The second to last week of the simulation has finished, the results are in and we are still steadily increasing. To say that uncertainty has not plagued us this week would be an understatement and that when it comes to execution we may have gotten a few wires crossed. All are minuet problems in a sea of small success that always seem to be over looked. So the problem I am proposing this week is quite revolves around a misalignment of our preliminary intrinsic goals. It has been hard to define a problem this week as mentioned above most of the stand out problems are relatively minuet in nature. It was one of the readings this week; How will you measure your life? By Christensen (2010), that enabled me to uncover this week’s problem. Christensen (2010) refers to the intrinsic values and long term success outside of that of the individual, but how we achieve happiness, derive inner value and positively affect the people around us. To say that as a team we have not accomplished this would not be true however it has been achieved in part with a loss of focus in deriving greater shareholder value that we began losing sight of what was really important to us, how we derived success in this simulation (which was learning). To lose focus on what was important to us is to derive less intrinsic value for our actions overall which has already caused problems with previous week’s meetings being focused around roles, overcoming confusion in our strategy and how to derive more value.
So how to address this problem of losing sight of what we derived to be important which should have been the backbone of our simulation strategy and business model? I feel in essence what we have achieved can still derive us intrinsic value such as actually paying our employees significantly more, which we all agreed upon as we felt deeply in touch with being corporately responsible citizens, but to overcome this problem would be to review what our vision and mission for this simulation was, and redefine how we measure our success in this simulation. Christensen (2010) mentions that allocation choices can make your life very different than what you wanted and that when people are striving towards achievement they will unconsciously allocate it to activities that derive the greatest tangible accomplishments. So to overcome this, we have to assure that the decisions we are making can derive the greatest long term reward rather than short term success. Could more be done to delve into the uncertain and try new activities that don’t derive immediate success in our SHV, but derive greater success in what our vision of learning was?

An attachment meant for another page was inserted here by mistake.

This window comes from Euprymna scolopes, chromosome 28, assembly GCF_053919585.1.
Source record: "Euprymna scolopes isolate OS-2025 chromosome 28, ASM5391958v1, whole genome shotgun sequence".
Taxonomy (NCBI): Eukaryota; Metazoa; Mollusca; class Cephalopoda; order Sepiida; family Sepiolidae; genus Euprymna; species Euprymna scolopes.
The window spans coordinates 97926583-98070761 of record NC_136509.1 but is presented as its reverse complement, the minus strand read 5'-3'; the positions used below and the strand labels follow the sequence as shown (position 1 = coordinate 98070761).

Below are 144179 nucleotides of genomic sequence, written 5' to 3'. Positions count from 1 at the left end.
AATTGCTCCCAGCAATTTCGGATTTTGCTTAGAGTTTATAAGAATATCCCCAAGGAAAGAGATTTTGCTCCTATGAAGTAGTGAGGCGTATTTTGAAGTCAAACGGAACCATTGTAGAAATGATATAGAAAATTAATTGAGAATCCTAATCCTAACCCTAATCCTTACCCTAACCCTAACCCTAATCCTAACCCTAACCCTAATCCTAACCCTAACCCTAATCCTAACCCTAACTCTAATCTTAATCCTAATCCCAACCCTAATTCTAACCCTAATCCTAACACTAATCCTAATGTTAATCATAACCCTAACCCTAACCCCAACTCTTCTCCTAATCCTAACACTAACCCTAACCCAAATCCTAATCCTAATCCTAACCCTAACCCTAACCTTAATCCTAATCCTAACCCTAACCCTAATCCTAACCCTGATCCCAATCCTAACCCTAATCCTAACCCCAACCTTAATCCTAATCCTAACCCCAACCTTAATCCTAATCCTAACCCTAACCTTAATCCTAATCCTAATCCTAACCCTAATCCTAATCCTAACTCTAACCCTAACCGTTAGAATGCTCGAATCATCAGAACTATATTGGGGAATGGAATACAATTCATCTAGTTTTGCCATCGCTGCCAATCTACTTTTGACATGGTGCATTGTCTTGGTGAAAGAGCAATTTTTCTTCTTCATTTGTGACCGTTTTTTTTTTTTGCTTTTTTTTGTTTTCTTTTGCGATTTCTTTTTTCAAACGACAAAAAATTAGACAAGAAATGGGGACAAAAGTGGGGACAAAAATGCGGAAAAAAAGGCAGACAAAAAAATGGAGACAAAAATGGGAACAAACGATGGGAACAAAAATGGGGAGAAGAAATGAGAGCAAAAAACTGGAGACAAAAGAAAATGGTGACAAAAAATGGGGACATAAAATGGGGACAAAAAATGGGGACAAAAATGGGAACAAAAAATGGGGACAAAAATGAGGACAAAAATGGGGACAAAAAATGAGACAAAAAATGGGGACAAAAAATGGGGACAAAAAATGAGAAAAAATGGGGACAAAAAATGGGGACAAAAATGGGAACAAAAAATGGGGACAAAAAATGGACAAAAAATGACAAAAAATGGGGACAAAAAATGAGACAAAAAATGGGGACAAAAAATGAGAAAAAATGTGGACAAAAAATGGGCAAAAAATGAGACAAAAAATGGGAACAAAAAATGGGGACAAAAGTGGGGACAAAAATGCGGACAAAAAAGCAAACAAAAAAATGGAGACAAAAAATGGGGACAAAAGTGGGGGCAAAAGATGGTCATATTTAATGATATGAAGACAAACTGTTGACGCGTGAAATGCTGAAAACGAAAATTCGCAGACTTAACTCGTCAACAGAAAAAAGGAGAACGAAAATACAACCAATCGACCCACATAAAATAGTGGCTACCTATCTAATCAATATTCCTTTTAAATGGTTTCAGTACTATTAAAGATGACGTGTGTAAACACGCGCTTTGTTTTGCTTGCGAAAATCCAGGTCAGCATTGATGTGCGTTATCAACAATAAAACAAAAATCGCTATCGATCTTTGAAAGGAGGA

To conclude this learning journal, some actionable outcomes for next week will be derived. Firstly I want to dedicate part of our first meeting to evaluate how well we have kept to our vision and goals, to create a plan to derive as much intrinsic success for our final rollover and lastly as a long term actionable outcome, that I will cement for myself to keep my strategy aligned with my intrinsic goals to derive the greatest intrinsic value for myself and the people who are also affected by our actions.
Christensen, C. M. (2010). How will you measure your life? Harvard Business Review, 88(7/8), 46-51.